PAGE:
Naturally, the aforementioned long distance relationship came to a close. It was late one Sunday night (or Monday morning, depending on your point of view) in early January. I was sitting in my car after a late, lone viewing of Leonardo DiCaprio’s Oscar-winning performance in The Revenant. My long term, long distance relationship was about to end. I knew it, and she knew it. We’d hardly spoken for six days. I decided that it was a good time to reach out and say “hey,” while sitting alone in my car at 1:30 in the morning.
Ring ring. Nothing. Listening to the dial tone, I stared at the front of the theater through The Iron Patriot’s frost-covered windshield.
Ring ring. Still nothing. Light snow had began to fall, reflecting color in all directions as it glided softly down in front of the theater’s blue neon letters.
Ring ri— “Hello?” her voice sounded tired.
“Hey,” I said back.
“I, uh, just got out of a movie. Thought I’d see what’s up.”
“Thought you’d see what’s up, huh?”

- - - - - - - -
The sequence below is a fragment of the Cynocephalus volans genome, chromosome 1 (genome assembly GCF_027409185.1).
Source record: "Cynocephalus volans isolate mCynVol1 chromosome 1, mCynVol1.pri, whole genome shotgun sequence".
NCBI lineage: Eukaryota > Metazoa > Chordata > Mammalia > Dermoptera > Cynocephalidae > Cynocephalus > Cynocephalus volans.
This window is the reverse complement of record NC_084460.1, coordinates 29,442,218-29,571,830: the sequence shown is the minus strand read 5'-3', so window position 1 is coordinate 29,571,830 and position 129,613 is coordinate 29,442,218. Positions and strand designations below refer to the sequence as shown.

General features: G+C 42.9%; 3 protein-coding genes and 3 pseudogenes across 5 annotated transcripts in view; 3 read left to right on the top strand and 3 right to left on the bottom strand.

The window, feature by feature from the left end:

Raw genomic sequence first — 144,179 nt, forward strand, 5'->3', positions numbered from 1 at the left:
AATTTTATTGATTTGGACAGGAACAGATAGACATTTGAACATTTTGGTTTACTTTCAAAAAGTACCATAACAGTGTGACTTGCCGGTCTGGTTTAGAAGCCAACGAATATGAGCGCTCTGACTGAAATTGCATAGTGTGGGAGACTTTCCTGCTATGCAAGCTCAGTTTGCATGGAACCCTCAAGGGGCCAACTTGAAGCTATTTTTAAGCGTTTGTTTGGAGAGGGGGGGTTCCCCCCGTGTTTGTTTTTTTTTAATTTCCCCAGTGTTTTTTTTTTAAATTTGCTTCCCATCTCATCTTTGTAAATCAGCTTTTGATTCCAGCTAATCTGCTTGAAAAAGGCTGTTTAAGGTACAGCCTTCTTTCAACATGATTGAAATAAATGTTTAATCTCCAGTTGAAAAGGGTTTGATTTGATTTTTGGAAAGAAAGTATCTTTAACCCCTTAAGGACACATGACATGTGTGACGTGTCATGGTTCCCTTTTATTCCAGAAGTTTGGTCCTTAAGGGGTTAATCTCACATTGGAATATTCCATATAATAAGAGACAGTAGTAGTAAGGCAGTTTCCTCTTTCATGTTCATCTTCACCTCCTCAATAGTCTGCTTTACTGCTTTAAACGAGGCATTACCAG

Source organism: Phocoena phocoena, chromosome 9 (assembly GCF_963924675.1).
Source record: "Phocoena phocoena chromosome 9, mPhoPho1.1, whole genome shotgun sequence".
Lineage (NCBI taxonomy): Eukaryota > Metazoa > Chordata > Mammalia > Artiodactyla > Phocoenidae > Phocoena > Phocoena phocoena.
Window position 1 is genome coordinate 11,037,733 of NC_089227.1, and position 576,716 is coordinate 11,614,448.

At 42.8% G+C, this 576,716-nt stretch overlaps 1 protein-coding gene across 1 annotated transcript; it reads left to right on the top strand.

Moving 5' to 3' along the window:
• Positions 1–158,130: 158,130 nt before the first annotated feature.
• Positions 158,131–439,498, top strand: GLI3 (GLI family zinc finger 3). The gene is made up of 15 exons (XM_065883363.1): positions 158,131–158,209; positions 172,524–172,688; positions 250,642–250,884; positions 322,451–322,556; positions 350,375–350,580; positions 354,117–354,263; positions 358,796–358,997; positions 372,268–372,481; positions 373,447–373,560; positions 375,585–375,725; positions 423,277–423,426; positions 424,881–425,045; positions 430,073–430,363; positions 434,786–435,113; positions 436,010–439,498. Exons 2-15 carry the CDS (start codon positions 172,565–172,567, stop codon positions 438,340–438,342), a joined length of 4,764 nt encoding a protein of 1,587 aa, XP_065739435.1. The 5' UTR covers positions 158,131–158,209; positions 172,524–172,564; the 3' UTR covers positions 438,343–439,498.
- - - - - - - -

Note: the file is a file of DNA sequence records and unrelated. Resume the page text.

“Well, I just got into bed. I’ll talk to you later.”
“Oh, uh…okay. Bye. I love y—” the line was dead.
I threw my phone into the back seat and punched the ceiling of my poor Rhonda as hard as I could, making a slight dent. She was Rhonda to me that night, after an extremely intimate and emotional experience she and I shared together that I somehow coped with alone.
I sat in the lot for a while, caressing my now-red knuckles and enjoying the silence and the snow. I watched the last of the cars pull out of the lot as a thin, powdery white built on Rhonda’s windshield wipers. I watched cracks in the asphalt fill up while the rest of the tarmac sat speckled and frozen like the crusted surface of an icy sea. I watched the neon blue letters spelling CARMIKE flicker and turn off as the snow piled softly on top of them. When it reached half an inch, I decided I’d stop wallowing in self-pity and go home. The world was cold, but life went on.
The next few months were weird. I was in school, sure, and working, but I got it in my head that I should start looking for a different car. Not a new one, I had an idea of what I wanted (preferably late-‘90s or early 2000s Hondas), but a different car. I knew I was going to be getting rid of The Iron Patriot. A few times I stopped and told myself I’d drive her until she died and I was forced to get rid of her, but the desire to get something else always won out. My parents were really on the side of me getting a new car too; they’d worried about their only child driving a fourteen-year-old crossover whose steering wheel shook past fifty miles an hour up and down the highway seven days a week all over and through the dips and bends of New Jersey. I can’t say that I blame them looking back.